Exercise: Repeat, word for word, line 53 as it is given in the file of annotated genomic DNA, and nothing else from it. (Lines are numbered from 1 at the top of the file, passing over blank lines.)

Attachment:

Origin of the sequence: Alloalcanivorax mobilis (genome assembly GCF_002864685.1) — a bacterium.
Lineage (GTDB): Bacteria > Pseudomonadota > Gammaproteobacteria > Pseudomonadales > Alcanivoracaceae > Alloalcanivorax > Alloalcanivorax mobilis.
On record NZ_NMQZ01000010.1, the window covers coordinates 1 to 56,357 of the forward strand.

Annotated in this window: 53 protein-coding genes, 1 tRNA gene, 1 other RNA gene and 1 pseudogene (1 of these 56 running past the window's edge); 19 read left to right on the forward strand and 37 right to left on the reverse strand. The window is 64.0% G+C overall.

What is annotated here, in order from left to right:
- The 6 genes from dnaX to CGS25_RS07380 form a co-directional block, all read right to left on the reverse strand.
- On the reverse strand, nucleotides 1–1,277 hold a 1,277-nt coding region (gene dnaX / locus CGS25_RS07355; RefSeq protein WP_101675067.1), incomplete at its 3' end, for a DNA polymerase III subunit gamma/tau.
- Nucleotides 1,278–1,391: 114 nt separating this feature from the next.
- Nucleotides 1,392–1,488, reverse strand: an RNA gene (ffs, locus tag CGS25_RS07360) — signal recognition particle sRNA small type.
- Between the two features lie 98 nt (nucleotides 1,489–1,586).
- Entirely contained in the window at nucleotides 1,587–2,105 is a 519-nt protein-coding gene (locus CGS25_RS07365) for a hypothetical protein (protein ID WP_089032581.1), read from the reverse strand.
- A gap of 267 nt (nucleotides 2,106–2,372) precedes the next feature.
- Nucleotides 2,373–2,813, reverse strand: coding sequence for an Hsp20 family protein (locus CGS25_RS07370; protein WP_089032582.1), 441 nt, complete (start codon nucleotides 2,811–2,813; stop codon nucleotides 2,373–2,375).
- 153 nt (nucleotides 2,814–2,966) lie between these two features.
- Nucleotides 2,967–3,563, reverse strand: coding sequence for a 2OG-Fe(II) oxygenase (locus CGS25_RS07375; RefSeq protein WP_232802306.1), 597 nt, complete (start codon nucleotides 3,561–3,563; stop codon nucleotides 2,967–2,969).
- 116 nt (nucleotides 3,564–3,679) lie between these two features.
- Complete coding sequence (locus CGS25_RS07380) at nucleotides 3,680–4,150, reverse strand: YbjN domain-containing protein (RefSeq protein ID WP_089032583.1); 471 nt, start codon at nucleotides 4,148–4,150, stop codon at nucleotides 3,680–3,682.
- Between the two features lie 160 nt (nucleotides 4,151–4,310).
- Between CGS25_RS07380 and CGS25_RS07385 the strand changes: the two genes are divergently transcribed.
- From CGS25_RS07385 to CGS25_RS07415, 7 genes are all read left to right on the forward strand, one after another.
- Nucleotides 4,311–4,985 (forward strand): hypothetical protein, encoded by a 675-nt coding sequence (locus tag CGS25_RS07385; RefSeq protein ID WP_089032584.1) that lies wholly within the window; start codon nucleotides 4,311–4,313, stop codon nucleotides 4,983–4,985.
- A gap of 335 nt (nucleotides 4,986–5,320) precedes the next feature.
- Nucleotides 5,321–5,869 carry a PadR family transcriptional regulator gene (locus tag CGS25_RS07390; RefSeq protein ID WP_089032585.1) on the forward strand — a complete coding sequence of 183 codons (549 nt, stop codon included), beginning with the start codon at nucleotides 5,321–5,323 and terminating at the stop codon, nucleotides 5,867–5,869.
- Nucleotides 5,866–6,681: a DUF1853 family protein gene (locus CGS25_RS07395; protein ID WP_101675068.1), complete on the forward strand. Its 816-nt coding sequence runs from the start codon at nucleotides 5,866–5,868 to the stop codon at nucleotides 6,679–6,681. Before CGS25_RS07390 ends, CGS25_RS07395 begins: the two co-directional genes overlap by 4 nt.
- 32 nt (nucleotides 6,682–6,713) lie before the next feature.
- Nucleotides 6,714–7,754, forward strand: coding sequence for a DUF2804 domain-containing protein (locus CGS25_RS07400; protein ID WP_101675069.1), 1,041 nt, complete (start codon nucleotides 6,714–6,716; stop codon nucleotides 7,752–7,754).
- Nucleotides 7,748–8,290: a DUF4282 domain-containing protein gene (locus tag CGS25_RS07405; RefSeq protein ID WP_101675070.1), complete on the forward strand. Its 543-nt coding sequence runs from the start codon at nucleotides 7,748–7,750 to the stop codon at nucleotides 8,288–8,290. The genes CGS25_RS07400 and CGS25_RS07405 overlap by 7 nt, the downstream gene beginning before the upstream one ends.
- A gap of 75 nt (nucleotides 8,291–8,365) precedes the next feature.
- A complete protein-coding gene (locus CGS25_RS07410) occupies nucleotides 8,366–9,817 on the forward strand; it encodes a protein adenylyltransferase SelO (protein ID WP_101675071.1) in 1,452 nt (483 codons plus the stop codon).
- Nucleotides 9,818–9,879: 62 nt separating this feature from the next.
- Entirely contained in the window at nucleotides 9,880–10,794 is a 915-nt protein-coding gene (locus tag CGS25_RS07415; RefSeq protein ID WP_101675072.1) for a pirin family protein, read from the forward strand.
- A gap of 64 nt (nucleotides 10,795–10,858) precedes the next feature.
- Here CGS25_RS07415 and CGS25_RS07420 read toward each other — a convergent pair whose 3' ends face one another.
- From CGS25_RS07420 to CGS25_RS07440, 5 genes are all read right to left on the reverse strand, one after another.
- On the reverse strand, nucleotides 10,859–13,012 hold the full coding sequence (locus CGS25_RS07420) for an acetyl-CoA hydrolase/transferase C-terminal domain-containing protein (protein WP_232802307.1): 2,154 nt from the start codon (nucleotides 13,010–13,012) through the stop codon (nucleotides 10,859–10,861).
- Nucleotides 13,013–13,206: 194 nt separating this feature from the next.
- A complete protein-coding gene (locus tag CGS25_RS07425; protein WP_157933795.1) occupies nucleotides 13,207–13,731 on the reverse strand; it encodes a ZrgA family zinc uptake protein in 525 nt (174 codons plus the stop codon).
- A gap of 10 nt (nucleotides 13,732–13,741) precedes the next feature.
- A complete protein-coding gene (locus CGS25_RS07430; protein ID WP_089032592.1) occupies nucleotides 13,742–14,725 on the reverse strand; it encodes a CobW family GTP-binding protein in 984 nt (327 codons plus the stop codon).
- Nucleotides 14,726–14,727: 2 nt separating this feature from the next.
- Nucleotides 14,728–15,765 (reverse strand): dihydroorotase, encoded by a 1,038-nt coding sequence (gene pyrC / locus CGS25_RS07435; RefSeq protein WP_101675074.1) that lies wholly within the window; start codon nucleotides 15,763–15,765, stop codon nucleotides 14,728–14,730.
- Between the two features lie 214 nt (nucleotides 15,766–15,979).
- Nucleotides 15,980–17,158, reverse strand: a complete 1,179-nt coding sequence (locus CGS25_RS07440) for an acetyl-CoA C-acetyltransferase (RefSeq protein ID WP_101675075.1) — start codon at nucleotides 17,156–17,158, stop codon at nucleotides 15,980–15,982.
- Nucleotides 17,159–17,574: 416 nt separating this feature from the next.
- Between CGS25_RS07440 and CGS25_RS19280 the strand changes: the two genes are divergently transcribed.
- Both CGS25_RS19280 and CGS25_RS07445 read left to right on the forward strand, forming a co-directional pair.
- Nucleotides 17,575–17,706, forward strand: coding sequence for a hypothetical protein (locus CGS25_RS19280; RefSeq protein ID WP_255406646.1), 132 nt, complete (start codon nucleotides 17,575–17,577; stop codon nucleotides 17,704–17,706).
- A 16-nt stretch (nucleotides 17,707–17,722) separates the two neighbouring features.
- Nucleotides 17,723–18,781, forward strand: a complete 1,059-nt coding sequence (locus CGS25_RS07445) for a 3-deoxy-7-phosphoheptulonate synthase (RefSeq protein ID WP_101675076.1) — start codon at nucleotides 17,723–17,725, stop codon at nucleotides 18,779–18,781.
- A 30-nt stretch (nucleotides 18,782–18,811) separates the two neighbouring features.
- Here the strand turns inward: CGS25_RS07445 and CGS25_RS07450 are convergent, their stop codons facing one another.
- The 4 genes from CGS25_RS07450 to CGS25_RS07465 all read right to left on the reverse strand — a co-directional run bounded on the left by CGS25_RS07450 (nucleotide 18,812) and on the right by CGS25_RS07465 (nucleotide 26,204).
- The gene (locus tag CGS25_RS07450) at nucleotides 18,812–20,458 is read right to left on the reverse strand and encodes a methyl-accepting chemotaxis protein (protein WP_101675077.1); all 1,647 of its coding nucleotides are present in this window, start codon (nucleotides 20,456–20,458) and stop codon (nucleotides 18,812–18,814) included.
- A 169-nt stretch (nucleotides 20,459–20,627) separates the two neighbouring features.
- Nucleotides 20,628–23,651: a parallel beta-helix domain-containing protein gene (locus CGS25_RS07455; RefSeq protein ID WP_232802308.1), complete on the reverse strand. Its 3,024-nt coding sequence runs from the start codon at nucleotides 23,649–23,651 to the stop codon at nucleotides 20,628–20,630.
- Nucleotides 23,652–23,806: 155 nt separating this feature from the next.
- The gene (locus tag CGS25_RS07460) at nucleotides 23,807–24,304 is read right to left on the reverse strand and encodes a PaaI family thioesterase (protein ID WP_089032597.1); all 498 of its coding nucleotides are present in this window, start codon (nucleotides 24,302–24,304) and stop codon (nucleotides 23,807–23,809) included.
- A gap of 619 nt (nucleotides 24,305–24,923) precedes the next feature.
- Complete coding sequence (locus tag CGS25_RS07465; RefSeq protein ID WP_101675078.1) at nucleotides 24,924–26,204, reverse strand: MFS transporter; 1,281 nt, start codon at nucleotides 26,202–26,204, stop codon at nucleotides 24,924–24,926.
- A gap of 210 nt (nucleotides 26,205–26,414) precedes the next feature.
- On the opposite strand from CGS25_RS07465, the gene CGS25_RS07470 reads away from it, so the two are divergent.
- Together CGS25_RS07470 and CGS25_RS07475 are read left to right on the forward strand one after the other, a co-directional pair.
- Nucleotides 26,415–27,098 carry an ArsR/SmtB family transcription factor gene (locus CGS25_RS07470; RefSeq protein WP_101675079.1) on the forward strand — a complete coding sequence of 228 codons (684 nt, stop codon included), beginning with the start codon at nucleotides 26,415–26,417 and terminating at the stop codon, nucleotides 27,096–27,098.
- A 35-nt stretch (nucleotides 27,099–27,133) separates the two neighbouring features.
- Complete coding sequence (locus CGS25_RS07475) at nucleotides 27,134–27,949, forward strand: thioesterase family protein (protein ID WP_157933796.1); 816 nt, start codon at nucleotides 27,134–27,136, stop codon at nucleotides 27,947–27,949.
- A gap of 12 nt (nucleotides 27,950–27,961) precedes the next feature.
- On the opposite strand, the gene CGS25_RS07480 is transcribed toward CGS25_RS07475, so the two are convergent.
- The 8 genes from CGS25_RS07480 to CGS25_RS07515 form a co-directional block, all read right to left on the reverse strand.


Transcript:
- The gene (locus tag CGS25_RS07450) at nucleotides 18,812–20,458 is read right to left on the reverse strand and encodes a methyl-accepting chemotaxis protein (protein WP_101675077.1); all 1,647 of its coding nucleotides are present in this window, start codon (nucleotides 20,456–20,458) and stop codon (nucleotides 18,812–18,814) included.